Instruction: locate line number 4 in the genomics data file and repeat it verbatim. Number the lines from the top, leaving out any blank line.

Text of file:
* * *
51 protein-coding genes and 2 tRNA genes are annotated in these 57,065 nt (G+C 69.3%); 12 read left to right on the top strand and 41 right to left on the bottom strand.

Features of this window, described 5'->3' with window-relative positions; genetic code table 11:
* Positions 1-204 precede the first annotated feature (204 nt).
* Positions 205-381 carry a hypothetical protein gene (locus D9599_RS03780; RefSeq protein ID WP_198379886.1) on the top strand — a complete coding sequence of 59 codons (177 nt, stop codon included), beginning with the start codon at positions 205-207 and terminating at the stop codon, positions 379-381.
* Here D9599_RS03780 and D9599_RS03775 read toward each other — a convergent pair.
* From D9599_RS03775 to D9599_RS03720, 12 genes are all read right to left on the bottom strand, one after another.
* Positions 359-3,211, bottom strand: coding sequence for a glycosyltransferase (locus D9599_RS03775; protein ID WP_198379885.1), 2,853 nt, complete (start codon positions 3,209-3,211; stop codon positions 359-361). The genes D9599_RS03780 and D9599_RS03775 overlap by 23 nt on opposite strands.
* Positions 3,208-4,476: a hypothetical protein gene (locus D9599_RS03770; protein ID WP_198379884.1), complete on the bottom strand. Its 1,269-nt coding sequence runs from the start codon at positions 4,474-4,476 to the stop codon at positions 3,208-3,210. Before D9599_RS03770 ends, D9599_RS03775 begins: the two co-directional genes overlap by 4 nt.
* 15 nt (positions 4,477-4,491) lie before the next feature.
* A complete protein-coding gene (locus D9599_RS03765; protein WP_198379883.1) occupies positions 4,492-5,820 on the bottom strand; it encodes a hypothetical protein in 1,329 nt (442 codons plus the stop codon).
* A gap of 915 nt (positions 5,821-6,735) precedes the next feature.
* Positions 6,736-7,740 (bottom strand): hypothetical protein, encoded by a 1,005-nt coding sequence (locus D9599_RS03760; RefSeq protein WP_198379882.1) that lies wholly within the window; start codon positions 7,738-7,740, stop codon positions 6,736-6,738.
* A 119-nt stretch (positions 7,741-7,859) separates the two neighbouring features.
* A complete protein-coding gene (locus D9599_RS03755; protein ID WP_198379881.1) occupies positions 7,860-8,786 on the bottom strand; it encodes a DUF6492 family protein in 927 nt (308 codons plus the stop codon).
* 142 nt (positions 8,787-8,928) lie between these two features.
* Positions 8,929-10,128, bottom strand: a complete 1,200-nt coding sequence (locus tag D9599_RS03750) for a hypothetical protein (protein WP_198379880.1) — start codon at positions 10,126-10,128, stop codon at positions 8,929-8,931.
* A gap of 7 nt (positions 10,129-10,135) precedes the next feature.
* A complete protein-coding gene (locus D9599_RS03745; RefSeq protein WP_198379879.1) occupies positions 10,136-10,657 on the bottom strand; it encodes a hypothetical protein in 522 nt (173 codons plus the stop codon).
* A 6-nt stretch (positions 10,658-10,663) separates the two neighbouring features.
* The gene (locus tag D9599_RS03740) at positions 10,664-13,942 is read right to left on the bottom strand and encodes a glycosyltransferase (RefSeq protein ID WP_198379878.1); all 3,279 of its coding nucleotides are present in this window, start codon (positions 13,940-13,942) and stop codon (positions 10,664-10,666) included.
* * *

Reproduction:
* Positions 205-381 carry a hypothetical protein gene (locus D9599_RS03780; RefSeq protein ID WP_198379886.1) on the top strand — a complete coding sequence of 59 codons (177 nt, stop codon included), beginning with the start codon at positions 205-207 and terminating at the stop codon, positions 379-381.